Stakeholders across the efforts in Lagos on Tuesday decided that the state government should move forward to impose a total ban on the operations of commercial motorcycles, commonly known as Okada, in the state.
Stakeholders reached the resolution during the stakeholder forum themed: “Okada Ban: What Next”, which included representatives from religious and traditional fronts, community development (CD) associations across the 57 areas of local government (LGA) and the local council. Development Zones (LCDA) in the State; civil society organizations (CSOs) and security officials, among others.
The forum was convened by the state government to review the ban imposed on commercial motorcycles, popularly known as Okada, on June 1, 2022, in six local government areas including Surulere, Eti-Osa, Lagos Island, Lagos Mainland and Ikeja and nine LCDAs.
The forum was organized to determine the status of the ban and establish the effectiveness of enforcement among other related issues, with stakeholders and stakeholders also expected to establish the effects of the ban on road accidents, safety and compliance by Okada riders.
Stakeholders at the forum lamented how the operators’ negligent modus operandi had resulted in loss of life, injury and irreparable damage, and further lamented that the consequences had slowed socio-economic fortunes as more more and more young people were more and more satisfied with work against productive means. engage in more honorable service.
They further lamented how the operations had been a means of illegal migration and an enabler of crimes, and therefore called for a comprehensive ban on Okada’s operations in the state, extending the order to other LGAs and LCDAs.
In addition, they demanded the deployment of advanced technologies for improved security architecture, as well as engagement with traditional and religious leaders for intelligence gathering.
The resolutions contained in the press release signed by the stakeholders read as follows:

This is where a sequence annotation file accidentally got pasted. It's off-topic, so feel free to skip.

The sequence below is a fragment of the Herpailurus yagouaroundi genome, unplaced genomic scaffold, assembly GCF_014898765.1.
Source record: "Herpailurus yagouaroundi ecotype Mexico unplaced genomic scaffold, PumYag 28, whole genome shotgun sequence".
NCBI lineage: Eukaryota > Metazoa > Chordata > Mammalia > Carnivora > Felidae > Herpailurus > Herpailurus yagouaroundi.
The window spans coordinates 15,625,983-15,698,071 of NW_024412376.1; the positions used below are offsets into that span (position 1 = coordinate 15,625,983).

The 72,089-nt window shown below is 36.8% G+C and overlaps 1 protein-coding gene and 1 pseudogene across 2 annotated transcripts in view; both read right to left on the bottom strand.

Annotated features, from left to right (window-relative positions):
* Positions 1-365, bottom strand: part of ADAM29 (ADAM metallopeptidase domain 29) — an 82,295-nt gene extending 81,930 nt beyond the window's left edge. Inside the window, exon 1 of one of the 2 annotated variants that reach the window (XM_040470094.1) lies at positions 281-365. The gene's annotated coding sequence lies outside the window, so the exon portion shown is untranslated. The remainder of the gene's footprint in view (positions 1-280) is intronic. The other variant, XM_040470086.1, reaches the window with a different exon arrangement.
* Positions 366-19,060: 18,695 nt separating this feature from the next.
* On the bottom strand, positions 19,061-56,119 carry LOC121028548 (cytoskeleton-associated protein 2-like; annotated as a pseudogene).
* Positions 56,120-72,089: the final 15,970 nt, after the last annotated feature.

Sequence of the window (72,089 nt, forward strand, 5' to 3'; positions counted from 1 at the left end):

“As a result of the deliberations, stakeholders agreed that:
“Enforcement of the Okada ban must be maintained to ensure that the gains of the ban are not reversed. Pockets of bikers still found riding on banned roads, especially highways, should be stopped and brought to to face the consequences of their actions.
“Lagos State Government should impose a total ban on Okada to further improve safety and security in Lagos.
“That any Okada Rider found flouting the law and attacking law enforcement officers/agencies should be prosecuted and face the full wrath of the law.
The military and police should maintain their partnership with the state government to ensure that their officers stop flouting the ban in local governments and specified local council development areas.
“Let advanced technology (street lights, CCTV, drones) be deployed for traffic incidents and enhance safety across the state.
“That community, traditional and religious leaders should be more involved in intelligence gathering and securing their domain across the state.”
State Commissioner for Transport, Dr Fredrick Oladeinde, while shaking the records statistics of the enforcement of the ban imposed on operations in six LGAs in June, revealed that the anti-Okada operation over the two recent months had revealed crime and accident rates in the affected areas during the period, decreased “astronomically by 86% and 63.7% respectively”, although he noted that a total of 7,500 motorcycles were seized and crushed as a result.